WATERLOO - After almost four decades in law enforcement and five terms leading the Black Hawk County Sheriff's Office, Michael Kubik is turning in his star.
Kubik, of Evansdale, declined to run for re-election, and his term expires Wednesday.
"It's hard for me to walk out of here, because we came a long way," Kubik said, looking around the bare walls after packing up his office.
"I'm going to miss the people. But the work, the calls at two in the morning? Nah," Kubik said shaking his head.
Kubik, who turns 62 next week, had the option of retiring last term. He chose to continue because he liked it.
"The fire was still there," he said.
Then he started thinking about how he needs to spend more time with family. His wife deserves it, he said, and he wants to spend more time with his granddaughter.
The achievements and changes under Kubik's watch include the construction of the new jail in 1995. What had been a 30-bed facility above the county courthouse became a 272-bed fortress.
Consultants during the jail expansion doubted the facility would meet maximum capacity in 20 years.
Criminals, and the officers who caught them, proved them wrong.
"We filled it in 10 years," Kubik said.
Also during his administration, cooperation between local law enforcement agencies has improved, Kubik noted. They no longer regard their jurisdictions as personal territory.
At least once a month, chiefs of area departments get together for a meeting, as do investigators.
"You solve a whole lot more crime," Kubik said.
For all the cases that were solved, Kubik said he still thinks about two that remain open.
One is the March 1968 slaying of 57-year-old Dale Redman of La Porte City. Redman apparently surprised burglars at his creamery and was shot eight times in the head.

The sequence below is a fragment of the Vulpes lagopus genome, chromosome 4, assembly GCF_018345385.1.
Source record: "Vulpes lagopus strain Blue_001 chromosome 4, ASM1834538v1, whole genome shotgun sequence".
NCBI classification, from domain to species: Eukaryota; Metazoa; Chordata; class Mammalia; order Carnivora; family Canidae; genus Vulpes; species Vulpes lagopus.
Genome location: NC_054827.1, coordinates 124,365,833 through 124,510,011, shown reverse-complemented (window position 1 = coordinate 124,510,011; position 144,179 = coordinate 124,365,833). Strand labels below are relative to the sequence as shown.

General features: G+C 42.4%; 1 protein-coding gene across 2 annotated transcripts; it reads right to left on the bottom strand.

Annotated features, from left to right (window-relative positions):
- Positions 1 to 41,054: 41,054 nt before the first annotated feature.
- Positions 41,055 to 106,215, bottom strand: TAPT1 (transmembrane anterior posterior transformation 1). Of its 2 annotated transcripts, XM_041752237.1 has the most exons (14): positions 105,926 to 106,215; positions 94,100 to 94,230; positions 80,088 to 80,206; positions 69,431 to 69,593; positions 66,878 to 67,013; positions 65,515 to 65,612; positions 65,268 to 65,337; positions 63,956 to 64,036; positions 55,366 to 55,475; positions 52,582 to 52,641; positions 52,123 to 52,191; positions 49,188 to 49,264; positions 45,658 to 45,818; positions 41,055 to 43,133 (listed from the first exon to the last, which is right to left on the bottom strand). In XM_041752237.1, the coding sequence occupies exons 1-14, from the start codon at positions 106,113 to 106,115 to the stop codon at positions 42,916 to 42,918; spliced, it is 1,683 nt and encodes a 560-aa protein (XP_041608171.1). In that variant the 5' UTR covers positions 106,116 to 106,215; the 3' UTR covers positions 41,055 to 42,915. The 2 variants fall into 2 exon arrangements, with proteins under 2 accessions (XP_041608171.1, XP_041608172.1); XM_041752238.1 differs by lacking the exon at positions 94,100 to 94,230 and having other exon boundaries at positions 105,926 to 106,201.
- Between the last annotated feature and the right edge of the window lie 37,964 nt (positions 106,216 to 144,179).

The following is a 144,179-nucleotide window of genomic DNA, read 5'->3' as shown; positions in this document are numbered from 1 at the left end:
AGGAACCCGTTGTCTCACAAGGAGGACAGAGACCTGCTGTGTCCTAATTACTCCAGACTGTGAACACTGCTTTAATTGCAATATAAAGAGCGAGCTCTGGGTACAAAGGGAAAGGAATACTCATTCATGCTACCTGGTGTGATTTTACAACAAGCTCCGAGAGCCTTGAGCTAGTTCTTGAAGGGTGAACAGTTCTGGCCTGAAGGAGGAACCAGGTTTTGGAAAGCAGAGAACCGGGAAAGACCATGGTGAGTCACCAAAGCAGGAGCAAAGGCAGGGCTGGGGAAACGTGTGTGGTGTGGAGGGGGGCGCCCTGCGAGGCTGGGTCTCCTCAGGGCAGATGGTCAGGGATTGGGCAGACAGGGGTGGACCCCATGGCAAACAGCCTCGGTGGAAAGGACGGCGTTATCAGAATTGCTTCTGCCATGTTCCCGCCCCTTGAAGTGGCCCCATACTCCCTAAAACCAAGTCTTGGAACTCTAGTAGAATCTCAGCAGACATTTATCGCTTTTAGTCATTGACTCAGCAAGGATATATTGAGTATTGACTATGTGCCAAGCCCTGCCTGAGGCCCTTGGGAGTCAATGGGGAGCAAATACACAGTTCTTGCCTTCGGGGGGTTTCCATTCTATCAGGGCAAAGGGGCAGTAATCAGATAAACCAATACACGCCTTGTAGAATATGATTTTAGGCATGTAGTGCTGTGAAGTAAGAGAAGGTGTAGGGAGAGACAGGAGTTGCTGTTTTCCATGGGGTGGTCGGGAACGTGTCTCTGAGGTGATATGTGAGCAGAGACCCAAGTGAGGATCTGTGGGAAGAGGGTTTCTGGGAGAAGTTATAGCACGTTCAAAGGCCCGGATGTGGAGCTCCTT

The other is the August 1995 death of Angela Buck, 37. Her body was found in a ditch near a creek on North Pilot Grove Road with a gunshot wound to the chest.
Kubik said investigators haven't given up on bringing the perpetrators to justice.
Jailers in jeans
An Evansdale native, Kubik was drafted into the Army after high school and served in Vietnam.
Once back in the States, he worked at Chamberlain Manufacturing, which made munitions for the military.
Friends in the sheriff's office encouraged him to try out for the force under then-Sheriff Robert Aldrich, and Kubik started in 1970.
In those days, reports of crimes were written on simple 3-by-5 index cards, and jailers wore jeans and other civilian clothes.
"The inmates looked better than we did in the courtroom," Kubik said.
By 1988, Sheriff Wendell Christensen, who replaced Aldrich, was retiring.
Kubik said word got around that those planning to run for the office didn't have a police background.
"I'm not knocking those people, but they knew nothing of law enforcement, and no one else wanted the headache," Kubik said.
Kubik, a 41-year-old patrol sergeant at the time, and Lt. Bill Miller got together and decided to throw their hats in the ring.
In the primary, Miller was one of the Republican candidates, and Kubik was with the Democrats. There were four others in the race.
Both lawmen won their parties' nominations and advanced to the general election.
Observers told Kubik not to take it personally if he didn't win. Republicans always won the sheriff's race.
But when the final votes were counted, Kubik became the first Democrat to be elected sheriff of Black Hawk County.
With retirement, Kubik said he plans to take off the first three months.
He hasn't ruled out going back to work, but it won't be in law enforcement, and it won't be full time, he said.
Tony Thompson, 38, a deputy for the past 15 years, won the November election to become the next county sheriff.
Contact Jeff Reinitz
at (319) 291-1578
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